Source of mail agency woes are us and Congress
Why is the U.S. Postal Service in so much trouble?
Just look in the mirror.
Lots of people don't use the mail anymore, especially first-class mail, which has been a major money-maker for the Postal Service over the years.
First-class mail — once heavily used by just about everyone to send letters to family and friends, pay bills, mail greeting cars and by businesses to communicate with customers and service providers — has been in steady decline for years.
Many people now use email to communicate or they text on their cell phones. Bills are paid via the Internet or automatically deducted from banking accounts. Even the federal government has joined the defection by using direct deposit for tax refunds and Social Security payments.
On top of that, private package delivery services have taken away much of that side of the Postal Service's business.
Clearly, when fewer people use your services it gets harder to pay the bills.
This week for the first time the U.S. Postal Service defaulted on a major financial obligation when it didn't make a congressionally mandated $5.5 billion payment on health care benefits for postal retirees. It plans to default on another payment in September.
On top of that, the Postal Service is reportedly losing about $75 million a month trying to operate.
But the problem is not just those of us who have stopped using mail as often. The real problem is members of Congress whom we have elected.
The default this week is symbolic of the inability in this era of partisanship in Congress to deal with the Postal Service's and the nation's difficulties.
Congress is not being called “do nothing” without good reason. Political observers cannot remember a less effective Congress than the current one. There is a lot of finger pointing as to who is more to blame, but the reality is that it is the current political stalemate between Democrats and Republicans that is the cause.
The postal problem provides a good example of the harm that this stalemate does to the nation.
Postal Service officials have been warning for a long time that they need help and flexibility if it is to continue to survive. They have asked Congress to help provide them with the solutions they need to continue to meet the expectations of Americans that they will continue to receive mail.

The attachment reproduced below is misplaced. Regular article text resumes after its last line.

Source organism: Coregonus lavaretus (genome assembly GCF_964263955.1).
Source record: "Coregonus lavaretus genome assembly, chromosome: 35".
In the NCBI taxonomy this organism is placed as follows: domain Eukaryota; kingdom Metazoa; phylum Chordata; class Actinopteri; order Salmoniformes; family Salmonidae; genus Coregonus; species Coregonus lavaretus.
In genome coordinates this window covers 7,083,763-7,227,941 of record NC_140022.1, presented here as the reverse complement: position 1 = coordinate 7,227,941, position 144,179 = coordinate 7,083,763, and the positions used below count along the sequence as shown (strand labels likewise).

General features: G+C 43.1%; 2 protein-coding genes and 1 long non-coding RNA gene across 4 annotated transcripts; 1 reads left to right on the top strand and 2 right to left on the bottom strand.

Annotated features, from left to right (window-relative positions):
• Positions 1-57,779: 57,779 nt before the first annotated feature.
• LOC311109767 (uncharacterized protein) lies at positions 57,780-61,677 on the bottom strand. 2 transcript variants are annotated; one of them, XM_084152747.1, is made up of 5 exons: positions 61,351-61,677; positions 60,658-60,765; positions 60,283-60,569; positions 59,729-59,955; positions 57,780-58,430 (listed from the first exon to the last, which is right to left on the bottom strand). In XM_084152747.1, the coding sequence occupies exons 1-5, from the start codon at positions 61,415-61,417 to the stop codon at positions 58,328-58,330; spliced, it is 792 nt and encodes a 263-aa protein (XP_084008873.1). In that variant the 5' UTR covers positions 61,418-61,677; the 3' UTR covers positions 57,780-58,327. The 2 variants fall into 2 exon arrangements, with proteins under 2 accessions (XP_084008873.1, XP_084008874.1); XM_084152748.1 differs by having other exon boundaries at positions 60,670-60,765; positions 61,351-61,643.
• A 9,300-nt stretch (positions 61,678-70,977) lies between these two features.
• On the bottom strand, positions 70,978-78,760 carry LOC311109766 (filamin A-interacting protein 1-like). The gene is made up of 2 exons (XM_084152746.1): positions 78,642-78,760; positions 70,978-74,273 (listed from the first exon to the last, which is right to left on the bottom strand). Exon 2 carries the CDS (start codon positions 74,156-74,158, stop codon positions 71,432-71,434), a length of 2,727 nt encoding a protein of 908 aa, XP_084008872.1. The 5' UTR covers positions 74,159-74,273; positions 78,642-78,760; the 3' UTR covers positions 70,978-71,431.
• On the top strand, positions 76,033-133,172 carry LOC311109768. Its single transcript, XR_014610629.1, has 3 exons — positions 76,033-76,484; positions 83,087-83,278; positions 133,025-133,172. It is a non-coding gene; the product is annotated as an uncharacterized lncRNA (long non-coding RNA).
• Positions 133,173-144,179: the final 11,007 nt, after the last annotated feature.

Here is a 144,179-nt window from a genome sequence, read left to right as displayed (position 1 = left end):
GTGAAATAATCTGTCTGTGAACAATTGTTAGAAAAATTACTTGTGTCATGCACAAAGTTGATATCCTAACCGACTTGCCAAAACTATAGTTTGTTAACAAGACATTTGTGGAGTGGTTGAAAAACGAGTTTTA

Even the health benefits default this week was essentially caused by Congress. It mandated the “pre-funding” of retiree health insurance. This is something that no private business has to do. Postal officials begged to have the requirement removed but Congress didn't do it.
The real problem is that the Postal Service is not truly an independent business, although government officials like to claim that it is. In reality, the mail agency must operate under mandates from Congress, which says they must provide universal service at a certain cost level — even if it is unaffordable.
The Postal Service must also maintain certain employee benefits, keep facilities open that are not needed or practical and deliver six days a week.
A truly independent business would have the freedom to look at its operations and make the necessary changes and cutbacks so it could operate in the black rather than the red. Congress has delayed taking any action to give the agency flexibility even though it has been repeatedly asked to do so.
Members of Congress may claim they want the Postal Service to cover its costs and operate like a business, but their actions tell us that is a lie.
The truth is that Congress probably can't do it because Americans likely wouldn't stand for the necessary changes.
The Postal Service either needs to be allowed to act freely or it has to be subsidized by taxpayers as it was in the past.
The reality is that Congress and many Americans don't want to do either.
That's a road map for the end of the Postal Service as we know it.
Terry Ross is director of the Yuma Sun's News and Information Center. Email: firstname.lastname@example.org. Telephone: 539-6870.